DENVER — This doesn’t fix everything. Not even close.
The Broncos in 2017 have more questions and issues and moving parts than they’ve had since 2011… well, goshdangit. That's when John Elway started as GM. OK, hit him with this one: the Broncos have a real quarterback controversy on their hands, and the last time that happened, you know how that turned… oops, nevermind. They won the Super Bowl. OK, here's an arrow he can't dodge: the Broncos open training camp Thursday with a new coach, and the last new coach that Elway hired didn’t do anythi… ah, forget it.
If you come at the Don, you best not miss. The bulk of Elway's six seasons as an executive has been can't-miss.
The Broncos on Monday signed Elway to a five-year contract extension they say will keep the general manager with the team through 2021, at least. It’s the best thing to happen to the franchise since Cam Newton showed up to Super Bowl 50 with gold cleats and entitled airs.
Cutting out the hyperbole, what it all means is pretty simple: the Broncos will be a factor in the Super Bowl race through 2021, at least. They may be a small factor or they may be a big factor, but as long as Elway is running the show, the Broncos will have good players, and if you have good players, you're going to be a factor. Football isn't rocket science, or fly fishing.
“This is a special place, and the Broncos are home to me,” Elway said. “While there’s still a lot of work to be done, I’m excited about the future of this team and this organization.”
The Broncos sought to downplay the Elway contract hullabaloo, even though they'd been talking since last October. When questions were asked about its status the team suggested it was a non-story, that it was going to get done. And they were right. But there’s a reason there was enough fret around here to fill weeks of sports-talk radio: the stabilizing rock that was Pat Bowlen’s leadership isn’t there anymore. The Broncos being good — and “good” is relative, but for this exercise we’ll define “good” as “relevant in the Super Bowl hunt” — was often a given for the three-plus decades that Bowlen’s owned the team. His Broncos have played in more Super Bowls (seven) than losing seasons (five), and, right or wrong, folks can take that for granted.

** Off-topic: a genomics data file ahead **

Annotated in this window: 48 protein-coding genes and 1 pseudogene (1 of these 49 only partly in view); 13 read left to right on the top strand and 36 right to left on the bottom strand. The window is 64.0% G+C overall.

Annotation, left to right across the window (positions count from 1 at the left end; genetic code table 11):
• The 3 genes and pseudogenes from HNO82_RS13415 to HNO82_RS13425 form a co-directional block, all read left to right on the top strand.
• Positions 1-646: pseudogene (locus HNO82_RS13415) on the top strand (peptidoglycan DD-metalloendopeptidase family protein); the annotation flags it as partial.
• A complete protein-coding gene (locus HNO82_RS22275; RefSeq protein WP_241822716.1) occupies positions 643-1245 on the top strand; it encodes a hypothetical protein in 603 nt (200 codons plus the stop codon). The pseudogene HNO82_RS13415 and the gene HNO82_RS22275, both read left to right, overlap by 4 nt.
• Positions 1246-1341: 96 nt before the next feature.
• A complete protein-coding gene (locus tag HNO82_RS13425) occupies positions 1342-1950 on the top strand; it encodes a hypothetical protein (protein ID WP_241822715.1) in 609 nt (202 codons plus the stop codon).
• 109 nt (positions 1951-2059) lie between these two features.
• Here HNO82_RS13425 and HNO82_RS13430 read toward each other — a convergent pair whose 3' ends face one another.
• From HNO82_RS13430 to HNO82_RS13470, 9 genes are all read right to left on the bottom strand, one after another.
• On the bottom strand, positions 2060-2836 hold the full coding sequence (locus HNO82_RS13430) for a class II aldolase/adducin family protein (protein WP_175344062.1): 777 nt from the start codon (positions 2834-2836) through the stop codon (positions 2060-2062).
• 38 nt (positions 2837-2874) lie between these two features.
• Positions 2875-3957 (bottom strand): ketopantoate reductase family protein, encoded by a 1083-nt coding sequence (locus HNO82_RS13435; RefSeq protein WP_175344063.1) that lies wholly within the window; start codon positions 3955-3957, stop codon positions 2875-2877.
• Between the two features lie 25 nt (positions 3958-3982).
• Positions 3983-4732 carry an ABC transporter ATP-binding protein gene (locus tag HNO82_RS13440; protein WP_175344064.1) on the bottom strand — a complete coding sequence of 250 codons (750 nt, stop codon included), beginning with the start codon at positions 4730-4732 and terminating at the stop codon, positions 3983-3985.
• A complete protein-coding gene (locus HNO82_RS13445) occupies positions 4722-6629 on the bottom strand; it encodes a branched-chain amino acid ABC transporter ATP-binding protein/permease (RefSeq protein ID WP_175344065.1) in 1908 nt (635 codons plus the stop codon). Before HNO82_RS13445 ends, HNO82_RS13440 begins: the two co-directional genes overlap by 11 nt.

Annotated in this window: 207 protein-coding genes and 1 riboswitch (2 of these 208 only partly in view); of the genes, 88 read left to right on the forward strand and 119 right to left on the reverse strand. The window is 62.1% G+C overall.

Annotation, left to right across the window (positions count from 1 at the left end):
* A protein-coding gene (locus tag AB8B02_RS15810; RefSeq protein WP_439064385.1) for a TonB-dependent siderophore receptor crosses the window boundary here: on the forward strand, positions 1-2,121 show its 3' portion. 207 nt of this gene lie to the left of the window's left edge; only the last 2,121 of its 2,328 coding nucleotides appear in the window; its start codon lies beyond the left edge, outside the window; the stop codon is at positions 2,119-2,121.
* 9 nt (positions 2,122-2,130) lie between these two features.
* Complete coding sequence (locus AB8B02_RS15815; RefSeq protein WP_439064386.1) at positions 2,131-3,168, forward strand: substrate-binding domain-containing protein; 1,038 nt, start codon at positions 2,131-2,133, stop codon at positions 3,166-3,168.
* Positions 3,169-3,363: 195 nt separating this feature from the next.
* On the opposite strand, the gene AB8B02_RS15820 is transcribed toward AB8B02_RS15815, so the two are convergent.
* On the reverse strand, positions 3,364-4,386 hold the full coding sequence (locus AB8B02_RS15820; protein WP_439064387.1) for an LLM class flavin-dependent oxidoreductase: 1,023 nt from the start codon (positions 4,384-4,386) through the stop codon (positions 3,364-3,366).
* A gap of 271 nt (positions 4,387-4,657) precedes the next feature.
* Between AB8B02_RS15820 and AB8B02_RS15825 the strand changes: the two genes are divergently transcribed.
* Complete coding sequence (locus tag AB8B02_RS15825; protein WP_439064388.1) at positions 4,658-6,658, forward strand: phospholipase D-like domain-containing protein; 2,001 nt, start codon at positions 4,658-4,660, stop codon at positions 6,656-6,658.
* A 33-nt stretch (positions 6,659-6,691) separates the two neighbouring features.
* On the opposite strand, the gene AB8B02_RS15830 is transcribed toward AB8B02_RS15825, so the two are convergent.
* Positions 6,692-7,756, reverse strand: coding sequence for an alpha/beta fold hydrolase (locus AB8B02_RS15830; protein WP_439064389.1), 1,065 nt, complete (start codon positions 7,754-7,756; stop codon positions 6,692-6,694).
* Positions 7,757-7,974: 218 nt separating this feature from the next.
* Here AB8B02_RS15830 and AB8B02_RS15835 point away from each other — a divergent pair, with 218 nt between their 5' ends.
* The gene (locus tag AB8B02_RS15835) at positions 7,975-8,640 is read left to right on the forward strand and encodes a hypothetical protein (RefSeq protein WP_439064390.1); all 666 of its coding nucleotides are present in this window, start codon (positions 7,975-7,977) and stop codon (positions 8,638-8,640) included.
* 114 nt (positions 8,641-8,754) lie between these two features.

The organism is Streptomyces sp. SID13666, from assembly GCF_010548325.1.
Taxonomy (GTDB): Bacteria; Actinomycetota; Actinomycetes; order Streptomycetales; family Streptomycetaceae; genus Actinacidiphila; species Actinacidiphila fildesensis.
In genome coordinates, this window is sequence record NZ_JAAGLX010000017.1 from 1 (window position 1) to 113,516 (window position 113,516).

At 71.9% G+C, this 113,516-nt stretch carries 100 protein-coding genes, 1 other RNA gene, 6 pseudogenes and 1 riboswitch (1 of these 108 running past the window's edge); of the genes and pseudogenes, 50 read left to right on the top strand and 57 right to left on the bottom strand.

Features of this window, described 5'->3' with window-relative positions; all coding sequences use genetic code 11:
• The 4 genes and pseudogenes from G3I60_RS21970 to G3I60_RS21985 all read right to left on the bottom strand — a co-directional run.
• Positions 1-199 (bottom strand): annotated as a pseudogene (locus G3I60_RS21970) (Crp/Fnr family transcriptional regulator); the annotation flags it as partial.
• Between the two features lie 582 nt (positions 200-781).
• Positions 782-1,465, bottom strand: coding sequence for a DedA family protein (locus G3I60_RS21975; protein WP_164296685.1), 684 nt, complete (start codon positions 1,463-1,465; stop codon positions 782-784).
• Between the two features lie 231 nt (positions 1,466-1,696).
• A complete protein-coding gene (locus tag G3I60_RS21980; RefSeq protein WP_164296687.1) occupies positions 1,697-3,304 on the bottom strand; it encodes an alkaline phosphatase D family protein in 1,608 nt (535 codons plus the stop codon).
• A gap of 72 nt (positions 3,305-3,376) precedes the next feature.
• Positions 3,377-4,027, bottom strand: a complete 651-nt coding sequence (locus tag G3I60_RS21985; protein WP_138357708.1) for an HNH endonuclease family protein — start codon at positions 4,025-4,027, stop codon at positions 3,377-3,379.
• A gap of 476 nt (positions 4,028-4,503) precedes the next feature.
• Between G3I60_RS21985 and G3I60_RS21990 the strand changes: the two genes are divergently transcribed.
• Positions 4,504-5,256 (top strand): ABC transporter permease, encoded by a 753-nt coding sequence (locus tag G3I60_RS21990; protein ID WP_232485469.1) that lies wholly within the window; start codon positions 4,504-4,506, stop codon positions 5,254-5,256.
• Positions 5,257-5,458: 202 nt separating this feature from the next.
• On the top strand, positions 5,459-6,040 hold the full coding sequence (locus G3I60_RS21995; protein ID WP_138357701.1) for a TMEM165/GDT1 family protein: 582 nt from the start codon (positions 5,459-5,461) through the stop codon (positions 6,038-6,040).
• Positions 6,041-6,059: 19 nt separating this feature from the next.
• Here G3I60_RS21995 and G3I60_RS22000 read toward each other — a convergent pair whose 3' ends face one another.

But now that Bowlen is not directly involved, and there is no clear successor as owner, there was fret and worry and consternation and all the jittery emotions inherent with not knowing if a mostly lovely era is at its end.
Now the stabilizing rock — the impetus for Broncos Country believing that everything’s going to be OK, just like it’s usually been — must be Elway. All those things we were talking about earlier — the questions and issues and moving parts — are things he’s gone through and succeeded in spite of before. Elway turned the Tim Tebow-faced quarterback controversy into peak Peyton Manning. He turned a soured John Fox era into Gary Kubiak, who promptly performed the finest coaching job I’ve witnessed and won Super Bowl 50.
There’s room for criticism of anyone — will an all-time quarterback go 0-for-2 on highly drafted quarterbacks? — but it’s tough to argue with four AFC West titles, 67 wins (only the Patriots have more) and a championship parade.
This doesn’t fix everything, but Elway usually does.